Miners profits sank 72% over past year, lowest level in a decade
The world's top 40 mining companies have seen profits plummet by a shocking 72% in the last 12 months, hitting the lowest level in ten years, reveals PwC's latest annual report on the global mining sector.
According to the study released Thursday, global net profits have dropped to $20 billion in the last year, with gold, coal and diversified miners being the worst affected.
The combined market capitalization of world’s 40 largest companies, including giants BHP Billiton, Rio Tinto, Anglo American, Vale, Glencore Xstrata and Fortescue Metals, fell by 23% to $958 billion.
The commitment to reduce expenditure may drive merger and acquisition activity, with companies seeking to share capital expenditure and infrastructure, PwC said in the report titled “Mine 2014: Realigning Expectations.”
Gold producers were the worst affected by writedowns, impairing $27 billion of assets, after the price of bullion fell 28 percent in 2013, the largest annual drop since 1981. Barrick Gold Corp., the world’s No.1 producer, last month failed to buy its largest competitor, Newmont Mining Corp., a merger that was partly driven by cost savings.
However, the bleak figures haven't stopped the world's big miners from rewarding shareholders. And dividends almost tripled from $15 billion to $42 billion over the last five years, as they have become an important tool for miners trying to retain investor support.
PwC global mining leader John Gravelle said in a statement the industry is adjusting to tough times in the short-term with strategies in place to regain confidence.
"Despite diminished profitability and shrinking cash, underlying performance in the industry as represented by adjusted EBITDA, withstood the tough conditions, only down 8% in 2013," Gravelle said.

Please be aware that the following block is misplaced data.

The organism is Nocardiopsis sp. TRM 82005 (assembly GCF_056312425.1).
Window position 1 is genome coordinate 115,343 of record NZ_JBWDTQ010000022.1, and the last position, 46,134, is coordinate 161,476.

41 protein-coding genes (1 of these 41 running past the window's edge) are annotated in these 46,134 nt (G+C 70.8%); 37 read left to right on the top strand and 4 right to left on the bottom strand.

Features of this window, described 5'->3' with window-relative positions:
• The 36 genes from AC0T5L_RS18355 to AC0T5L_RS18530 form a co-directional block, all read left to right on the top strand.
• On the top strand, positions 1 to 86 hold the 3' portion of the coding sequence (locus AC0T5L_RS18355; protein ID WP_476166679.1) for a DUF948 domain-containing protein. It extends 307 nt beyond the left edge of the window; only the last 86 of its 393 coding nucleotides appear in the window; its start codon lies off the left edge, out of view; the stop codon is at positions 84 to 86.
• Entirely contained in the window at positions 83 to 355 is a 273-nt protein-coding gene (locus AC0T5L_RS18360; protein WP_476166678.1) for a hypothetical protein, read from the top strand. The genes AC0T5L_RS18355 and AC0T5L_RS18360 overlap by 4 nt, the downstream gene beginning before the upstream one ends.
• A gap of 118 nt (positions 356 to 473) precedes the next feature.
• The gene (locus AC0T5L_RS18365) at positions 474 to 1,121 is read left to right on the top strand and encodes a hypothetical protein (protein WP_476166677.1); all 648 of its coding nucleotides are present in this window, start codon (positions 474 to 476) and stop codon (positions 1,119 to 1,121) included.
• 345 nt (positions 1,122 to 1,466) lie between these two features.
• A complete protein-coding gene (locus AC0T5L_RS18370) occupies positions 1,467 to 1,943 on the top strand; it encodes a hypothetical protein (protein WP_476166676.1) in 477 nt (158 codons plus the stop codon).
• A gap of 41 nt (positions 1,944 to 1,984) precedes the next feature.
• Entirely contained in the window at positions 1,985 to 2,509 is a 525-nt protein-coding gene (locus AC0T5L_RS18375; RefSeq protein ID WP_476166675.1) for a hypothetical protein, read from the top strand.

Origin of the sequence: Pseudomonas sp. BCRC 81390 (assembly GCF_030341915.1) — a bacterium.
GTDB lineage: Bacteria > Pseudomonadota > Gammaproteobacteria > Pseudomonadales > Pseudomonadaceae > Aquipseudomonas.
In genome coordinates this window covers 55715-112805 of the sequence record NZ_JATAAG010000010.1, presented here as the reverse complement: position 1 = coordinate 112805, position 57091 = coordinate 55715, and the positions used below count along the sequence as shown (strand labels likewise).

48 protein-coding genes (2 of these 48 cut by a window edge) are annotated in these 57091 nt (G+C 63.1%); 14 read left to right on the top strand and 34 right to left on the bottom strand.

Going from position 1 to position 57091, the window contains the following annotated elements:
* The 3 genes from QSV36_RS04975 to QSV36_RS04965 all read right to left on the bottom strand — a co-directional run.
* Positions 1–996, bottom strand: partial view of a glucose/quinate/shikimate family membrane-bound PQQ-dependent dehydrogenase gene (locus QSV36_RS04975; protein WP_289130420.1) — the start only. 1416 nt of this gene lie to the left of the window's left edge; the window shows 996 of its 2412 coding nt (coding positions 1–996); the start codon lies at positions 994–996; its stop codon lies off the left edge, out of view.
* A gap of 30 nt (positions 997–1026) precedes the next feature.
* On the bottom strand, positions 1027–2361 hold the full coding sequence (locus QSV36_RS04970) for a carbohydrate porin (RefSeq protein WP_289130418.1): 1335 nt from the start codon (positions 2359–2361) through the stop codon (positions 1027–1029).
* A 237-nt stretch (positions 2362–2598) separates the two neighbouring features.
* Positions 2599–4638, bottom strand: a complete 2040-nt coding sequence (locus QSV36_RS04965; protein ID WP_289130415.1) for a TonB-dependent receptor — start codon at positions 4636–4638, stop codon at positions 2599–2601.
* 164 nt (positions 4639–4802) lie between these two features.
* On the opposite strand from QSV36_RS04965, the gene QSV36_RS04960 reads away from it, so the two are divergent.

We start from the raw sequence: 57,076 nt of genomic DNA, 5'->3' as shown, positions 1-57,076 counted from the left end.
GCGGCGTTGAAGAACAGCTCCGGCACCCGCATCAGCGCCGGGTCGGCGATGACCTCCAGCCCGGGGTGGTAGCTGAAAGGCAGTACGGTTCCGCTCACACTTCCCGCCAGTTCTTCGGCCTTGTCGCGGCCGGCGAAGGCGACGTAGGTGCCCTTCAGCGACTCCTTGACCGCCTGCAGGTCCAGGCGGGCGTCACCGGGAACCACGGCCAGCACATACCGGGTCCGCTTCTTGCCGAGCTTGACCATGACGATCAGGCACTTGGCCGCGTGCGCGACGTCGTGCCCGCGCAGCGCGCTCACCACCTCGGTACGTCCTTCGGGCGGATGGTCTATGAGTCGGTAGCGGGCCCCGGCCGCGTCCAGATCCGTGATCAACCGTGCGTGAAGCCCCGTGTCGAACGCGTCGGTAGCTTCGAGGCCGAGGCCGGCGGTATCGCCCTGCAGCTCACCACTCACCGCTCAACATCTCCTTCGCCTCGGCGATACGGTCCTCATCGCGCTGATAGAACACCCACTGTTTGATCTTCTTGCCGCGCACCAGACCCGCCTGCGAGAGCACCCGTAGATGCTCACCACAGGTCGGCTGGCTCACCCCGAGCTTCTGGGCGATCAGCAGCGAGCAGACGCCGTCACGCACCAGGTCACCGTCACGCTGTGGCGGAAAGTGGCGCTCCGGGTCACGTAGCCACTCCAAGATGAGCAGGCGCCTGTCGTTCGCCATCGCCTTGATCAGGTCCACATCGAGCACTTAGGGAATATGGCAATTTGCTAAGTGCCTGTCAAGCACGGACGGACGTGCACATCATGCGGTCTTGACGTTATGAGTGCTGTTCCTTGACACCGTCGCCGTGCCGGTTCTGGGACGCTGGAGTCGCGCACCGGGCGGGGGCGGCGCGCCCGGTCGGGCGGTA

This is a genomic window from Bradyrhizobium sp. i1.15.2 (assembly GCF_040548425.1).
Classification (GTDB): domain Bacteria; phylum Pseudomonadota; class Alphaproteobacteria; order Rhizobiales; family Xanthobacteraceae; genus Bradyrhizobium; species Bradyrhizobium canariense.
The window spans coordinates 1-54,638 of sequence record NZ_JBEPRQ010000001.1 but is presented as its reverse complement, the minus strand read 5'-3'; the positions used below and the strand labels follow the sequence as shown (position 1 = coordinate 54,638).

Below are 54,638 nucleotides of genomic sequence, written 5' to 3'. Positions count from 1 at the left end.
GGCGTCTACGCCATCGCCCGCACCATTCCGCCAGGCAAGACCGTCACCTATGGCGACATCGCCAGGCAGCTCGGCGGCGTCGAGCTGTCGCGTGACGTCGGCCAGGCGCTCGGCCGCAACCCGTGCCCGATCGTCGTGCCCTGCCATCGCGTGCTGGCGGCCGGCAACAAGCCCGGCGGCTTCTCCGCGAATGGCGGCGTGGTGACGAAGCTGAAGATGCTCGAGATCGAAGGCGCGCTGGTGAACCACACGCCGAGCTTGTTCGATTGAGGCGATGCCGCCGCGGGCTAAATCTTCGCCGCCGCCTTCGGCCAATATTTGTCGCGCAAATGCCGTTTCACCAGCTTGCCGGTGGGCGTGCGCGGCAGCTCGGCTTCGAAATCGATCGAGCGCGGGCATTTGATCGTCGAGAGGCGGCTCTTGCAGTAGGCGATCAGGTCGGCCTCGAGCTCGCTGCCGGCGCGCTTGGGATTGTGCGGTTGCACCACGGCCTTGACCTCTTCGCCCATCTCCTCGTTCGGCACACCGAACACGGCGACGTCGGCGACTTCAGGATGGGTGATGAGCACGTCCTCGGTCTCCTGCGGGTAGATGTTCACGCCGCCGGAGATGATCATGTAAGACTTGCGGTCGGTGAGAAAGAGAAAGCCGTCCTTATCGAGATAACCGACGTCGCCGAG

"Dividend yields also continued to increase, with gross dividends paid up 5% and dividend yields slightly up to 4%."
Gravelle also said that the industry is witnessing fundamental shifts in strategy, such as increasing focus on extracting value from higher-quality assets, realising greater efficiencies and spreading capital and risk, and a commitment to address diminishing productivity levels.
This is how the worst year in a decade looks like for the world's top 40 miners:
- 72% decrease in aggregate net profit to $20bn.
- 23% reduction in market value to $958bn.
- Dividends tripled from $15bn to $42bn in the last 5 years
- 42% increase in net debt due to rise in payouts
The report forecasts that the capital expenditure in the sector will be around $116bn, which is 11% lower than 2013 as capital velocity slows.
Only seven of the 40 companies analyzed by PwC increased their net profits, while just four ended last year with higher market capitalization than the previous 12 months.
For the first time miners from emerging markets made up more than half of the 40 companies in the annual study.